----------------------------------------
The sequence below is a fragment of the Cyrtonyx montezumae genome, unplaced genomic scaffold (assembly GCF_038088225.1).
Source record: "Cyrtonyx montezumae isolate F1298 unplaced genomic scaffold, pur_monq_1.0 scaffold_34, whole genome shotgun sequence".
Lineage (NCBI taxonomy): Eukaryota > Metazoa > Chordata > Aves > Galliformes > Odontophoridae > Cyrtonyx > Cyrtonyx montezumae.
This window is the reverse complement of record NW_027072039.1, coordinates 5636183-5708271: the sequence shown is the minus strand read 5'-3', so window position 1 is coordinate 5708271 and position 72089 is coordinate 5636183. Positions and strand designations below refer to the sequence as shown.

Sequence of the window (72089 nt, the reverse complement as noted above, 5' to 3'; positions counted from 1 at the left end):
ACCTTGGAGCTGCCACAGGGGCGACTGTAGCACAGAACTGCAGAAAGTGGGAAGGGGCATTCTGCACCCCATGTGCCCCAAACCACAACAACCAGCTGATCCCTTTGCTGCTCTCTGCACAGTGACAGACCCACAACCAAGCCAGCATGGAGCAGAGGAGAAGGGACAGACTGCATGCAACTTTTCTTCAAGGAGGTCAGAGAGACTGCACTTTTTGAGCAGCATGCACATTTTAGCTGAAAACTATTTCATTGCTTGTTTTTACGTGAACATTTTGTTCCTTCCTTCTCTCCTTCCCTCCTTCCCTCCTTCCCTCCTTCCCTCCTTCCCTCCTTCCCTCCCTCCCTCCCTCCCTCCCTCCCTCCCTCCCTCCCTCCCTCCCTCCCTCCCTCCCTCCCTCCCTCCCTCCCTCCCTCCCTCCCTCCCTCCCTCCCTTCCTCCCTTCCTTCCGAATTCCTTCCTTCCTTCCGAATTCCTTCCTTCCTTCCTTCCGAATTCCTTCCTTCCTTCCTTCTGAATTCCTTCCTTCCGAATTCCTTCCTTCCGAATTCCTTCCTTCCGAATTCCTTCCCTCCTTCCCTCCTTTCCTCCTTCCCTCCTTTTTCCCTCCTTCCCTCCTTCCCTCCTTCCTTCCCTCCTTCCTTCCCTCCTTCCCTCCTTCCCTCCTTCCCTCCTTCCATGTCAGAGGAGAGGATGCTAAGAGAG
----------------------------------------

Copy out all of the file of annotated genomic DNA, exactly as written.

The sequence below is a fragment of the Cyrtonyx montezumae genome, unplaced genomic scaffold (assembly GCF_038088225.1).
Source record: "Cyrtonyx montezumae isolate F1298 unplaced genomic scaffold, pur_monq_1.0 scaffold_34, whole genome shotgun sequence".
Lineage (NCBI taxonomy): Eukaryota > Metazoa > Chordata > Aves > Galliformes > Odontophoridae > Cyrtonyx > Cyrtonyx montezumae.
This window is the reverse complement of record NW_027072039.1, coordinates 5636183-5708271: the sequence shown is the minus strand read 5'-3', so window position 1 is coordinate 5708271 and position 72089 is coordinate 5636183. Positions and strand designations below refer to the sequence as shown.

Sequence of the window (72089 nt, the reverse complement as noted above, 5' to 3'; positions counted from 1 at the left end):
ACCTTGGAGCTGCCACAGGGGCGACTGTAGCACAGAACTGCAGAAAGTGGGAAGGGGCATTCTGCACCCCATGTGCCCCAAACCACAACAACCAGCTGATCCCTTTGCTGCTCTCTGCACAGTGACAGACCCACAACCAAGCCAGCATGGAGCAGAGGAGAAGGGACAGACTGCATGCAACTTTTCTTCAAGGAGGTCAGAGAGACTGCACTTTTTGAGCAGCATGCACATTTTAGCTGAAAACTATTTCATTGCTTGTTTTTACGTGAACATTTTGTTCCTTCCTTCTCTCCTTCCCTCCTTCCCTCCTTCCCTCCTTCCCTCCTTCCCTCCTTCCCTCCCTCCCTCCCTCCCTCCCTCCCTCCCTCCCTCCCTCCCTCCCTCCCTCCCTCCCTCCCTCCCTCCCTCCCTCCCTCCCTCCCTCCCTCCCTCCCTTCCTCCCTTCCTTCCGAATTCCTTCCTTCCTTCCGAATTCCTTCCTTCCTTCCTTCCGAATTCCTTCCTTCCTTCCTTCTGAATTCCTTCCTTCCGAATTCCTTCCTTCCGAATTCCTTCCTTCCGAATTCCTTCCCTCCTTCCCTCCTTTCCTCCTTCCCTCCTTTTTCCCTCCTTCCCTCCTTCCCTCCTTCCTTCCCTCCTTCCTTCCCTCCTTCCCTCCTTCCCTCCTTCCCTCCTTCCATGTCAGAGGAGAGGATGCTAAGAGAG